The summary here shows that subject variance in BP is around $0.9556$ and the fixed effects have considerable influences on BP (you can use lmerTest here if you want $p$ values, but I omit them here since the raw estimates tell a clear picture already). For example, if the posture coefficient here represents sitting, then sitting increases blood pressure by an additional 10 points.

Linear mixed model fit by REML ['lmerMod']
blood_pressure ~ factor(posture) + factor(diet) + factor(exercise) +  
    time + (1 | subject)
   Data: df

REML criterion at convergence: 724.8

Scaled residuals: 
    Min      1Q  Median      3Q     Max 
-2.2212 -0.5229  0.0219  0.6379  2.1290 

Random effects:
 Groups   Name        Variance Std.Dev.
 subject  (Intercept) 0.9556   0.9776  
 Residual             1.4228   1.1928  
Number of obs: 200, groups:  subject, 100

Fixed effects:
                  Estimate Std. Error t value
(Intercept)       140.1837     0.2856  490.89
factor(posture)1   10.0141     0.2608   38.40
factor(diet)1      15.3726     0.2608   58.94
factor(exercise)1   4.8258     0.2619   18.42
timepre           -20.3479     0.1687 -120.62

Correlation of Fixed Effects:
            (Intr) fctr(p)1 fctr(d)1 fctr(x)1
fctr(pstr)1 -0.511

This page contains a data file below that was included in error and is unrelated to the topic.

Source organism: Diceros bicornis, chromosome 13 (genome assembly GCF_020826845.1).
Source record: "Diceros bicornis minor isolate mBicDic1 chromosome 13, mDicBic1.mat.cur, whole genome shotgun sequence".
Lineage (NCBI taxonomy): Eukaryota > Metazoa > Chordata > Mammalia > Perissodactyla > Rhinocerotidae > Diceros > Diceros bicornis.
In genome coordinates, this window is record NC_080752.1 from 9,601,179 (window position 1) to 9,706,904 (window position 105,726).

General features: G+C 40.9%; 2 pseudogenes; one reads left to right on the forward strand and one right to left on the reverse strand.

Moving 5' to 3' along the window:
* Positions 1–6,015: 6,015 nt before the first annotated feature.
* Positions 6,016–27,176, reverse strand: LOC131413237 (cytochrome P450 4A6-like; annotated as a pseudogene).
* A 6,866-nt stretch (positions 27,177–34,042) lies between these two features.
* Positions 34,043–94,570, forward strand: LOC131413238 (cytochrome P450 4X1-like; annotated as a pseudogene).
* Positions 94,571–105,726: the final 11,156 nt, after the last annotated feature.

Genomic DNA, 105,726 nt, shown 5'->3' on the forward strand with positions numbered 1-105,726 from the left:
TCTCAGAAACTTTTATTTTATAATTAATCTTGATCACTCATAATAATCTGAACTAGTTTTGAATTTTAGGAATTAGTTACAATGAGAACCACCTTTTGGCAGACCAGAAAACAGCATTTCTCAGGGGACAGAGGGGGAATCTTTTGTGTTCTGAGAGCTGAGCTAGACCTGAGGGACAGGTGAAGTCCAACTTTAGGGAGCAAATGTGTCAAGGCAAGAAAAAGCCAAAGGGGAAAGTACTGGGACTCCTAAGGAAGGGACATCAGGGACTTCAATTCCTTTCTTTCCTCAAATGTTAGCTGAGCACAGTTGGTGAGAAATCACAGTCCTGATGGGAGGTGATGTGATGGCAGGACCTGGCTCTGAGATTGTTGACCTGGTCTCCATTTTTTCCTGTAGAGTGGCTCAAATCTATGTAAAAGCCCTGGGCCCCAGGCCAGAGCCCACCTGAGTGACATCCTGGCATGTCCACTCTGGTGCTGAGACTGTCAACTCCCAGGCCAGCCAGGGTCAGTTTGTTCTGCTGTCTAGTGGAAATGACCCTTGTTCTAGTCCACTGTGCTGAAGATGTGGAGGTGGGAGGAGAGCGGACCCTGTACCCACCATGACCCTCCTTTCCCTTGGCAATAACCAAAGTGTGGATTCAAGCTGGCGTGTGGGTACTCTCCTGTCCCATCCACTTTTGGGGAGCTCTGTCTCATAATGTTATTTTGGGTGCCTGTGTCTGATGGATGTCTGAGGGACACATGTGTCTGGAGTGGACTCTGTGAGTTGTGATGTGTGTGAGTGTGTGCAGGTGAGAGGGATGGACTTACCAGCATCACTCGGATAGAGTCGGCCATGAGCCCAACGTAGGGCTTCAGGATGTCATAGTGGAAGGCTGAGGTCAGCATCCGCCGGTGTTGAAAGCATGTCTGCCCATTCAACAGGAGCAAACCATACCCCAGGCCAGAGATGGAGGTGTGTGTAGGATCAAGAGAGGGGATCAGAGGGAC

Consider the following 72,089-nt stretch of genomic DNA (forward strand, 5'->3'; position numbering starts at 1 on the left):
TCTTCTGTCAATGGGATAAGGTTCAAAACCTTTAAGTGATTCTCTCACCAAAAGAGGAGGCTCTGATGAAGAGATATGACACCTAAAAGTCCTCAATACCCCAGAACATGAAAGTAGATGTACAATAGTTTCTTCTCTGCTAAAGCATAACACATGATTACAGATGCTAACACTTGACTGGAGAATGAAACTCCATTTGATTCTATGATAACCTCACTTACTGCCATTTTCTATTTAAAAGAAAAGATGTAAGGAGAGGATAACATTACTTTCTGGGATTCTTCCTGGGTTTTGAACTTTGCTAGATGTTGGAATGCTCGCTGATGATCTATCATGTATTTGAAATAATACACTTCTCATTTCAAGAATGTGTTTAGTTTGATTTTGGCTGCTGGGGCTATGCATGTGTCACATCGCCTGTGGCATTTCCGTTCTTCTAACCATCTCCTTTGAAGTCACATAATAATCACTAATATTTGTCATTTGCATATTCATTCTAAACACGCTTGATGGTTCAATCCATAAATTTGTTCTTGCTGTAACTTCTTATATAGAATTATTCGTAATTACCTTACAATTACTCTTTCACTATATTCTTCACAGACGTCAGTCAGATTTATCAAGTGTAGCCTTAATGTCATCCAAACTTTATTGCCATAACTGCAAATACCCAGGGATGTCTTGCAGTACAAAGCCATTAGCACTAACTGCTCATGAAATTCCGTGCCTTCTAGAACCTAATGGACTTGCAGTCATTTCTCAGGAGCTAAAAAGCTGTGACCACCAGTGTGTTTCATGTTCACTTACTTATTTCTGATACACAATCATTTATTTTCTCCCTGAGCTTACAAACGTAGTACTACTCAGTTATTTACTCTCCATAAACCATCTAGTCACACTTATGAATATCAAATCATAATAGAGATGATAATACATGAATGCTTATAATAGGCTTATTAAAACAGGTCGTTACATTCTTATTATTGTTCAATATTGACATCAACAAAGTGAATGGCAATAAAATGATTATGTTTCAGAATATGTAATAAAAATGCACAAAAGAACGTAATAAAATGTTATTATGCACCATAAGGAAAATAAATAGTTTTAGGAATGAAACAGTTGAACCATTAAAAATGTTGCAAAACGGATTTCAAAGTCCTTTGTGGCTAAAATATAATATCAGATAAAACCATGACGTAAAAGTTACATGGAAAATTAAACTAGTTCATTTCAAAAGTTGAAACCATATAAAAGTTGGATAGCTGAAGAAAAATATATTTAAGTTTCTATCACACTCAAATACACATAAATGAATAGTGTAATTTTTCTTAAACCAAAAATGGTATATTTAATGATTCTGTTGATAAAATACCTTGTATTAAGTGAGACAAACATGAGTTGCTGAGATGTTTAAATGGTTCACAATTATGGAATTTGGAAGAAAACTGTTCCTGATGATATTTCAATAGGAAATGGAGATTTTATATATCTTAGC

factor(dt)1 -0.544  0.073                    
fctr(xrcs)1 -0.546  0.111    0.127           
timepre     -0.295  0.000    0.000    0.000  

For accessible discussions on mixed models, I provide some useful articles below (Harrison et al. is particularly a good read because it uses a lot less statistical language and uses good visualizations of random effects).


  • Bates, D., Mächler, M., Bolker, B., & Walker, S. (2015). Fitting linear mixed-effects models using lme4. Journal of Statistical Software, 67(1). https://doi.org/10.18637/jss.v067.i01
  • Harrison, X. A., Donaldson, L., Correa-Cano, M. E., Evans, J., Fisher, D. N., Goodwin, C. E. D., Robinson, B. S., Hodgson, D. J., & Inger, R. (2018). A brief introduction to mixed effects modelling and multi-model inference in ecology. PeerJ, 6, e4794. https://doi.org/10.7717/peerj.4794
  • Meteyard, L., & Davies, R. A. I. (2020). Best practice guidance for linear mixed-effects models in psychological science. Journal of Memory and Language, 112, 104092. https://doi.org/10.1016/j.jml.2020.104092
  • $\begingroup$ Thanks Shawn! Your response was very helpful. I'll read through the links you shared. I just made this account and I realized that I can't cast upvotes due to limited reputation, but I appreciate your help! $\endgroup$ Nov 11, 2023 at 1:44
  • 1
    $\begingroup$ No worries. If you feel I have sufficiently answered your question after reading the material, you may choose to accept the answer by clicking the checkmark next to it. Otherwise you are free to take this info and consider your options. Indeed, others may chime in and you may also consider their answers too. You may also search through my posts about my other answers related to mixed models. $\endgroup$ Nov 11, 2023 at 1:55